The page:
first_imgAs new and innovative technology continues to disrupt long standing businesses functions, banking is proving to be no exception.  The days of simply opening up a branch and expecting new commercial prospects to flood your location are becoming a thing of the past.  Online lenders, crowdfunding sites, private lender investment funds and non-bank financial centers, among others, continue to chip away at the traditional commercial banking model.  While technology is impacting every facet of commercial banking, I want to focus on one area: compliance. Then discuss how technology can transform the role of compliance in your financial institution. The compliance stigma Traditional complaints about the role of banking compliance are well known: “Compliance is a layered expense.” “Compliance costs are a financial drain.” “Compliance is an obstacle to business expansion and risk taking.”  These negative perceptions about compliance have hardened into conventional norms that credit unions seem resigned to accept and rarely question.      Consistent and effective compliance is essential to the safety and soundness of every institution. It keeps institutions accountable and protects the assets of stockholders, managers and members.  But effective compliance comes at a price.  With a seemingly ever-demanding regulatory climate, the cost of compliance has increased dramatically in recent years.  At the same time, the penalty for compliance breakdowns has never been higher, with significant fines and other penalties on the rise.  This dynamic creates a dilemma for financial institutions: continue to devote more resources towards compliance, or withdraw from markets and members deemed high risk.  Either way, the result for financial institutions is inevitably less revenue, at a time when the need for non-interest revenue has never been higher.  Is it any wonder why compliance has become stigmatized as an anchor on the bottom line?   I speak here from firsthand experience, as that was my view of compliance when I worked at financial institutions in various leadership positions.   But as the role of compliance has begun to change, so too have my views— specifically about how banks can turn compliance to their advantage.  Changing perceptions of compliance Two years ago, I joined a young Fintech/Regtech company called Hypur, which is dedicated to assisting credit unions service cash-intensive businesses—precisely the type of “high risk” members so many credit unions have been avoiding because of perceived compliances challenges and costs. Now, I regularly travel across the country to meet with credit unions about how to conduct compliance more effectively and efficiently with the Hypur technology. And while negative perceptions of compliance remain widely held, we are slowly starting to see a change in that perception as credit unions recognize how the right technology can transform the compliance landscape.   To give just one example, I recently met with the senior leadership of a credit union— CEO, COO, and Chief Compliance Officer (CCO)— to discuss how to improve their institution’s compliance capabilities. Like so many other institutions, they had refrained from banking certain verticals, despite the revenue potential, because of perceived compliance costs and challenges.  But after I walked through the compliance technology Hypur provides, the CCO immediately recognized the potential and spent half an hour explaining to her CEO and COO how it would enable their credit union to enter several new and lucrative verticals.The CEO sat back in his chair with a grin on his face and said, “So it sounds to me like our compliance team just went from being a layered expense to a new revenue department for our institution.”  Everyone in the room immediately grasped the significance of that statement.    Stay tuned for the second part of this article in the next issue where I share the trend of compliance barriers slowly but surely coming down along with my seven-step challenge that every financial institution should consider. This article was authored by Hypur’s Executive Vice President of Sales Todd Fuller in collaboration with Hypur’s Executive Vice President & General Counsel John W. Vardman and Executive Vice President of Banking & Compliance Andre G. Herrera. For more information about compliance or Hypur, please email banking@hypur.com. 105SHARESShareShareSharePrintMailGooglePinterestDiggRedditStumbleuponDeliciousBufferTumblr,Todd Fuller With 25 years of experience in consumer and commercial banking, merchant processing, and financial institution and municipality sales, Todd is ideally suited to lead Hypur’s growing national sales team. … Web: www.gethypur.com Detailslast_img read more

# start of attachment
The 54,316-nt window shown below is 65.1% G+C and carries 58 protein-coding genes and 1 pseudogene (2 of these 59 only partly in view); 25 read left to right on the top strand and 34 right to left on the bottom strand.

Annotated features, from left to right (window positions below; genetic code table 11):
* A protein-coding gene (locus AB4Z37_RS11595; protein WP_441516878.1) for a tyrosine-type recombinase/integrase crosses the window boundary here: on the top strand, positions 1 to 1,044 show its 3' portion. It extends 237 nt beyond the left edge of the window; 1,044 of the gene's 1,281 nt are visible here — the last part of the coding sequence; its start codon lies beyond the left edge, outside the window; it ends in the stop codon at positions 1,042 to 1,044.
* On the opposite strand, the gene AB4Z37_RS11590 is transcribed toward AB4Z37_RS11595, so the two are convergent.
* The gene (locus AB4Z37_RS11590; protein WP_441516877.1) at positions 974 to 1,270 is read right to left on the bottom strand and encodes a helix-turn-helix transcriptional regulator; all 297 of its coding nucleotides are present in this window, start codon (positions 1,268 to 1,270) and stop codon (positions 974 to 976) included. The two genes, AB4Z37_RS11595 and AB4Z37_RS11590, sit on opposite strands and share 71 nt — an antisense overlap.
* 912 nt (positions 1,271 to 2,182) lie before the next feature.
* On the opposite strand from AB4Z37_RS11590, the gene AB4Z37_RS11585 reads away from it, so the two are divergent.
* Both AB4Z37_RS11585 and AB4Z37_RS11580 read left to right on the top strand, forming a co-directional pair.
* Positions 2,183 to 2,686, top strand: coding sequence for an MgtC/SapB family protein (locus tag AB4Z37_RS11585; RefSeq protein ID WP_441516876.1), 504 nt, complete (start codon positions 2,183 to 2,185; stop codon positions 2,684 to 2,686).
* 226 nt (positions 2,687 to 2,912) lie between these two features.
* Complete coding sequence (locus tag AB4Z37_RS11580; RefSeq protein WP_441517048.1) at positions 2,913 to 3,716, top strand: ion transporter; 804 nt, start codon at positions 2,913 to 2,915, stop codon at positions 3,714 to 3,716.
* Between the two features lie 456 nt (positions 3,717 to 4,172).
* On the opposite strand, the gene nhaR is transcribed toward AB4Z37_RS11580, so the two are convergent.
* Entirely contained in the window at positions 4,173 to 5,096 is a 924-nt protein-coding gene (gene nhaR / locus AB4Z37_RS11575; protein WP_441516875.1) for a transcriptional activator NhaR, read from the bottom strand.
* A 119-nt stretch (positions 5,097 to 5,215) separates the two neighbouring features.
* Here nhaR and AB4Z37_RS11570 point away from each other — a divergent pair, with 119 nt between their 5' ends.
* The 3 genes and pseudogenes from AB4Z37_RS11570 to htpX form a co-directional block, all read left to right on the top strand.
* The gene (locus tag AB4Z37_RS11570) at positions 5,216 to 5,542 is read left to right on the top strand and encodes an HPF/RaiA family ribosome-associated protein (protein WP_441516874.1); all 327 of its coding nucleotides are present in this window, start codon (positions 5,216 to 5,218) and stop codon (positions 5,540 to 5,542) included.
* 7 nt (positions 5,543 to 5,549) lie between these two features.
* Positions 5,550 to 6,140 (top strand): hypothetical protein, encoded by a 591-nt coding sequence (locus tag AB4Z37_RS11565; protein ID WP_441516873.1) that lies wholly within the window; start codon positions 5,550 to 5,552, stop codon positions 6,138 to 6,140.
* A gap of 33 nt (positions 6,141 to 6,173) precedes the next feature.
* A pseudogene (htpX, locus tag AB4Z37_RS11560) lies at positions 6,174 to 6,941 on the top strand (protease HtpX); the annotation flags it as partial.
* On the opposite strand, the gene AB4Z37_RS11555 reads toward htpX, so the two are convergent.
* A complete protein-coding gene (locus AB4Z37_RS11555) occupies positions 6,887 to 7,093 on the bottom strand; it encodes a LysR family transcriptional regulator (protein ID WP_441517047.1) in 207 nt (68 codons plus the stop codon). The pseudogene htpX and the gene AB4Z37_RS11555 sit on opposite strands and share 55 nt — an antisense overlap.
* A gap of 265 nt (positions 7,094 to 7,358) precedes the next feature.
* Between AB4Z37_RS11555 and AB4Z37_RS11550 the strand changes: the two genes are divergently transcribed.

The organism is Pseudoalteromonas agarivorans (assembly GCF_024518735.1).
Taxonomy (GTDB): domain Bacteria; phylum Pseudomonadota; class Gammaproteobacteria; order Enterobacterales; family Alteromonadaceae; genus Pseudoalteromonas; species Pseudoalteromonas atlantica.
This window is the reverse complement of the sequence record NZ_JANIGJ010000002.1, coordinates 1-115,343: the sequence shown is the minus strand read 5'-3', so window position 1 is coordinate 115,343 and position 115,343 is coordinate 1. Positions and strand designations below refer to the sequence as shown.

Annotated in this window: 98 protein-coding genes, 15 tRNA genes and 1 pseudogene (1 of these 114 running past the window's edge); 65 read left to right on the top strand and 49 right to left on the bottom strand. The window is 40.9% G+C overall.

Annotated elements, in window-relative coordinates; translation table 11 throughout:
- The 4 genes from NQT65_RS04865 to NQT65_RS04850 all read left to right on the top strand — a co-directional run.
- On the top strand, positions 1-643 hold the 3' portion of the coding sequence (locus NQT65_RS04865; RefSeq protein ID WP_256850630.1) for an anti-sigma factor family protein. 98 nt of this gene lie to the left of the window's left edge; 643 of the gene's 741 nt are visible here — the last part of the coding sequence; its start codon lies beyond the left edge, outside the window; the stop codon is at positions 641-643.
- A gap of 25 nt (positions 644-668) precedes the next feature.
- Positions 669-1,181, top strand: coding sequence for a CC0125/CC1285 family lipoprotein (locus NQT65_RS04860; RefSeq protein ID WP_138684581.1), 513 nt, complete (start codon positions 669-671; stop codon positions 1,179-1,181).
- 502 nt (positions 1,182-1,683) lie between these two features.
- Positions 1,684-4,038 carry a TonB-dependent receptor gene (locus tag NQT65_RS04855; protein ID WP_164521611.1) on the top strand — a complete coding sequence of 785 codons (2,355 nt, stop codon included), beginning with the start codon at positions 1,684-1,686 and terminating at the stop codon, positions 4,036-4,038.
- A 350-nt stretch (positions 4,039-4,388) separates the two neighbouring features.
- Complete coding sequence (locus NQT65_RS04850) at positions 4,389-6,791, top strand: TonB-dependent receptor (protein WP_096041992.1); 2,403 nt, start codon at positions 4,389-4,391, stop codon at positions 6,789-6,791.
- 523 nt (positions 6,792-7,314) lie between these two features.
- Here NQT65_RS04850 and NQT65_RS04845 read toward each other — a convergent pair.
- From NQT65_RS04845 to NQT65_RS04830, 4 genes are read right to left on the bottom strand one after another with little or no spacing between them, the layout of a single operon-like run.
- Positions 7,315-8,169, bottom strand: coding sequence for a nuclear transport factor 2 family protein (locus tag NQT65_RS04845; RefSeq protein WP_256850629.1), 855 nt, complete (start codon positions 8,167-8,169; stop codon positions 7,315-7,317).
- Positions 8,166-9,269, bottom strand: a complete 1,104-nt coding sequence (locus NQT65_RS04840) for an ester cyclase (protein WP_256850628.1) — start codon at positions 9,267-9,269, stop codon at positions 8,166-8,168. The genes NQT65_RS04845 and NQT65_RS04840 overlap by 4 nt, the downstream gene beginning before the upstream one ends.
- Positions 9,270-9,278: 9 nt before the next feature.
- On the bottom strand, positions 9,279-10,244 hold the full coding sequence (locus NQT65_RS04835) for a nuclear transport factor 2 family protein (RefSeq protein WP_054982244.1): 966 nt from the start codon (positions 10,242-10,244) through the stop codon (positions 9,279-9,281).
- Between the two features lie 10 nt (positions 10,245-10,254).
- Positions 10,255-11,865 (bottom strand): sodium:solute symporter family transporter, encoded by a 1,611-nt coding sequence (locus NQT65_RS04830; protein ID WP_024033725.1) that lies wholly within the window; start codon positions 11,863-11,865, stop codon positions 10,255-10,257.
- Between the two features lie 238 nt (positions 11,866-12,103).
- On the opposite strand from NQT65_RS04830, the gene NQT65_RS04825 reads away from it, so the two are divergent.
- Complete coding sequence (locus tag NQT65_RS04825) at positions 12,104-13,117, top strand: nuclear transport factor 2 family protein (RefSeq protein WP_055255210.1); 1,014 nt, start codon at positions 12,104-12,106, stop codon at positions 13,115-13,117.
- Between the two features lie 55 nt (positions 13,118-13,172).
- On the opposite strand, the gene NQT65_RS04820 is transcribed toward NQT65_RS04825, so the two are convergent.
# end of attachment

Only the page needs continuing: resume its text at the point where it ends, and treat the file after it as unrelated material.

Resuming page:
first_imgSign up for our COVID-19 newsletter to stay up-to-date on the latest coronavirus news throughout New York A 73-year-old woman was fatally struck by a vehicle in her hometown of Port Jefferson Station on Saturday evening.Suffolk County police said 17-year-old Thomas Sammartino, also of Port Jefferson Station, was driving a Honda northbound on North Bicycle Path when he hit Rosa Maria Sinchi shortly after 5 p.m.The victim was taken to John T. Mather Memorial Hospital in Port Jefferson, where she was pronounced dead. Her identity was not immediately available.The driver was not injured and stayed at the scene.Sixth Squad detectives have impounded the vehicle, are continuing the investigation and ask anyone who witnessed this crash to call them at 631-854-8652.last_img read more

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first_imgWould you like to read more?Register for free to finish this article.Sign up now for the following benefits:Four FREE articles of your choice per monthBreaking news, comment and analysis from industry experts as it happensChoose from our portfolio of email newsletters To access this article REGISTER NOWWould you like print copies, app and digital replica access too? SUBSCRIBE for as little as £5 per week.last_img